Card-Making Techniques: Foil Applications
Give your handmade cards the look of expensive stationery with metallic foiling.
Love the look of fabulous foiled accents? Good news! Rich, gorgeous metallic foiling is no longer reserved for expensive stationery—you can achieve the same effect in your own craft room!
The process is easy. You’ll simply combine a foil sheet with special foil adhesive, apply pressure, and then lift off the sheet. The metallic color transfers from the foil onto the adhesive.
You can use a foam adhesive, a heat-activated adhesive or a liquid adhesive. All three are easy to use, and choosing one is just a matter of your design.
For these projects, I’m using the iCraft® Deco Foil™ stash from Therm O Web. Designed to work together, they make it easy to create beautiful foiled effects. Best of all, the foil and the adhesive will go a long way and every bit can be put to use. It’s a great way to add metallic sheen to your cards quickly and easily!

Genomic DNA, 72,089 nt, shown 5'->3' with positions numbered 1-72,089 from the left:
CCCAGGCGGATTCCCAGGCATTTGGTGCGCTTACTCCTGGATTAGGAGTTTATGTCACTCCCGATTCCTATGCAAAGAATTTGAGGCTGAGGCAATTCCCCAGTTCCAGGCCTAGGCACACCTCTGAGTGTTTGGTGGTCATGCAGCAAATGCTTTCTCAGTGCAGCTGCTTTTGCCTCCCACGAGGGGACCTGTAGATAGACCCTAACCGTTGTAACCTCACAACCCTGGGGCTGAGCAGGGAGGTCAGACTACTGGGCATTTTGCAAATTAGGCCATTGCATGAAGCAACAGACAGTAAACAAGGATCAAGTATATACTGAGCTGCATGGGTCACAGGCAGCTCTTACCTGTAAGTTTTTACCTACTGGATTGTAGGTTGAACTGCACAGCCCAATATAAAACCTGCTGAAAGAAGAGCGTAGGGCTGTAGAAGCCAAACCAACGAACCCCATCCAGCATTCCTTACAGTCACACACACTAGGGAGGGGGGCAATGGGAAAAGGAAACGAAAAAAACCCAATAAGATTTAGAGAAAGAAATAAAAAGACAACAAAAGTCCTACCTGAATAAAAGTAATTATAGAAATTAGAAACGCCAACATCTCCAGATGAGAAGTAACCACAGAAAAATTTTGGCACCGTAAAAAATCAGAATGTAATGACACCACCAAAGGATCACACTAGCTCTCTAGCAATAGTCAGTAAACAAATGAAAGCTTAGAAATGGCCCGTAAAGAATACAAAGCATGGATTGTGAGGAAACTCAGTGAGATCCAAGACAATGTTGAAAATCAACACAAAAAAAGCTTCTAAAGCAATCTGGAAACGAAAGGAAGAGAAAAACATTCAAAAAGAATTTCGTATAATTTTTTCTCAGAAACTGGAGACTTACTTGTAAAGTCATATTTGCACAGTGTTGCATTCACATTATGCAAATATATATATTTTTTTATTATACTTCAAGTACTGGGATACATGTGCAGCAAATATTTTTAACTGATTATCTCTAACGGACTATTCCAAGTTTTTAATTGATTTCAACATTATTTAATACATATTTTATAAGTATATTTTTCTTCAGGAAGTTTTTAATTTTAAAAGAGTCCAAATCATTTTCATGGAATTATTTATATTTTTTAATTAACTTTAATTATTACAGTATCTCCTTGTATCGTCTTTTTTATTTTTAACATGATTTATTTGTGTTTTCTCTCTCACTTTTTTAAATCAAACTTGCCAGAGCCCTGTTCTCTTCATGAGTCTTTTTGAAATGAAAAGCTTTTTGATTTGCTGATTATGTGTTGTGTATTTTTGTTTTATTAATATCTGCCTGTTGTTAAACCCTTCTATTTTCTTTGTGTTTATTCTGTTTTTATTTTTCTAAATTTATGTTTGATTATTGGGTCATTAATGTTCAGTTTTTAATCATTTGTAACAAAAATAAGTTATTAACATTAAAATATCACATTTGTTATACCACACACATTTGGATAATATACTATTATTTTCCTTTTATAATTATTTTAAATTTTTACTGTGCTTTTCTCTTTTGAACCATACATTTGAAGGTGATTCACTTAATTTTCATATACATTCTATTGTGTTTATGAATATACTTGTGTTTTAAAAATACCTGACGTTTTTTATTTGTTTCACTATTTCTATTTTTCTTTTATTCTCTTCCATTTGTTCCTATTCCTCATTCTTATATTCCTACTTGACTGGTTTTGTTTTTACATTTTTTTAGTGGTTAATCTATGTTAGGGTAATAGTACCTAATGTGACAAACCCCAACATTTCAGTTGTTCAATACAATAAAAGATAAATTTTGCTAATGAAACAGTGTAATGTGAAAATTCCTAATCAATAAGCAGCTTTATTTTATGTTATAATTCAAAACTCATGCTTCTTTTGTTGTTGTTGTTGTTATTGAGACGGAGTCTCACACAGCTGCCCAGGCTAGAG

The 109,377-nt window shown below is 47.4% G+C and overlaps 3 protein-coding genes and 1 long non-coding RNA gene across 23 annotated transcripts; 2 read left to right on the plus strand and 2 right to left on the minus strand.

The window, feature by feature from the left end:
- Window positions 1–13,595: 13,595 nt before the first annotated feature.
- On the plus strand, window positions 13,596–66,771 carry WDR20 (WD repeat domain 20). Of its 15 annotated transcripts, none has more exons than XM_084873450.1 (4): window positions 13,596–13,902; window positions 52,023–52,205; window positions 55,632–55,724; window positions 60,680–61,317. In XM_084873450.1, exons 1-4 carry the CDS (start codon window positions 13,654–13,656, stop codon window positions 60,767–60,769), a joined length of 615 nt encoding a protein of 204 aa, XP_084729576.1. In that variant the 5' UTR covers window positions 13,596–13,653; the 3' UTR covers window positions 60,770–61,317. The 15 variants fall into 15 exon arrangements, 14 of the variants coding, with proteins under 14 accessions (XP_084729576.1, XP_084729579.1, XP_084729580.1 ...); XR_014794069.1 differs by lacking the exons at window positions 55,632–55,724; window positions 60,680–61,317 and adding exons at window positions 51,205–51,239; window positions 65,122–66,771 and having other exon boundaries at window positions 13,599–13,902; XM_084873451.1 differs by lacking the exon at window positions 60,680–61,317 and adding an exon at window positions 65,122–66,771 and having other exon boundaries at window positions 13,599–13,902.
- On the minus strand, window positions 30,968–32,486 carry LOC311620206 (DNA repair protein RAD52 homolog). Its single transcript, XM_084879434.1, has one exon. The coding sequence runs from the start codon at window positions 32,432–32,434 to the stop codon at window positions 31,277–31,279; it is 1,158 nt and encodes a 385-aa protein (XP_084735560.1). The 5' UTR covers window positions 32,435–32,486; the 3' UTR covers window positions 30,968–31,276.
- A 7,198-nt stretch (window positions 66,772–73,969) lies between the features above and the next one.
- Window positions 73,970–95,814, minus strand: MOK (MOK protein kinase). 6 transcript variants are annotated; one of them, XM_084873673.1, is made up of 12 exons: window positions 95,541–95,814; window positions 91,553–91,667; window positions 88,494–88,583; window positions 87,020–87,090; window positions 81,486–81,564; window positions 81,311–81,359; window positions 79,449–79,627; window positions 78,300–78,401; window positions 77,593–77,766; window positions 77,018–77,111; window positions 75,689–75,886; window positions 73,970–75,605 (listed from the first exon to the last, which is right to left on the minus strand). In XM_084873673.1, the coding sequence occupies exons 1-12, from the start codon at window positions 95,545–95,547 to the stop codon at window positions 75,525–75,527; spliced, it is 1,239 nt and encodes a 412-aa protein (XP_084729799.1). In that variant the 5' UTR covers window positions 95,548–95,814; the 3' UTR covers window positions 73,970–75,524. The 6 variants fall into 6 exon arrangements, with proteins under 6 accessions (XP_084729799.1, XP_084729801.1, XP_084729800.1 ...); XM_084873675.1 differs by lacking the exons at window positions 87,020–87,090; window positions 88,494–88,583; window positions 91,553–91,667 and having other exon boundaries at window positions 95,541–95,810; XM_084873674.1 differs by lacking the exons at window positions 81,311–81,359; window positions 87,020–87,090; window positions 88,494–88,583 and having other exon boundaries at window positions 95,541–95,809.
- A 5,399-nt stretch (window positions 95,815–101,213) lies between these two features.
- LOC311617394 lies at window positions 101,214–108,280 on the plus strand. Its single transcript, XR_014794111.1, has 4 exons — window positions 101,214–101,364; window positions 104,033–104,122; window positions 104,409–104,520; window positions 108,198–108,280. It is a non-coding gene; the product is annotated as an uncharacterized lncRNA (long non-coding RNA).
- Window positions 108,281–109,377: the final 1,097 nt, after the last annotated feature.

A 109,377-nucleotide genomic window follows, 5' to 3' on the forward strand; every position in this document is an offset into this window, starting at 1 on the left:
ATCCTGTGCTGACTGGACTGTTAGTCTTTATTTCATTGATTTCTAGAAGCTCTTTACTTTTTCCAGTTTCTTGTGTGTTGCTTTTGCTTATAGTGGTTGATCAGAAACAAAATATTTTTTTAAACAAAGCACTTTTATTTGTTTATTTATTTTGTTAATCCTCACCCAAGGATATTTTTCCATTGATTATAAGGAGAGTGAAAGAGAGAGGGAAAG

Technique #1: Foiling Die-Cut Shapes
Add instant shine and dimension with this easy technique.
This technique works best with silhouette shapes and dies that don’t have a lot of detail or intricate areas.
For die-cut or punched shapes, the foam adhesive is a good choice. It’s also the easiest to use! This is a double-sided transfer adhesive; it’s much like foam tape, but thinner.
Simply make your shape by punching or die-cutting the foam adhesive. The foam works in most die-cutting machines; I used my Sizzix Big Shot and had no problem. My standard punches went through easily too.
Remove the liner from the cut piece (Photo 1).
Place the foil on top of the adhesive and apply pressure. For a smooth effect, rub with a soft cloth. For a more distressed look, use a bone folder as I’ve done here (Photo 2).
Peel away the foil, and your shape will be covered with gorgeous shiny color (Photo 3).
The slight thickness of the adhesive is an added benefit; it gives the shape substance and dimension.
You might wonder, “Could I use regular foam tape?” I gave it a try and found the foil didn’t stay on quite as well (Photo 4).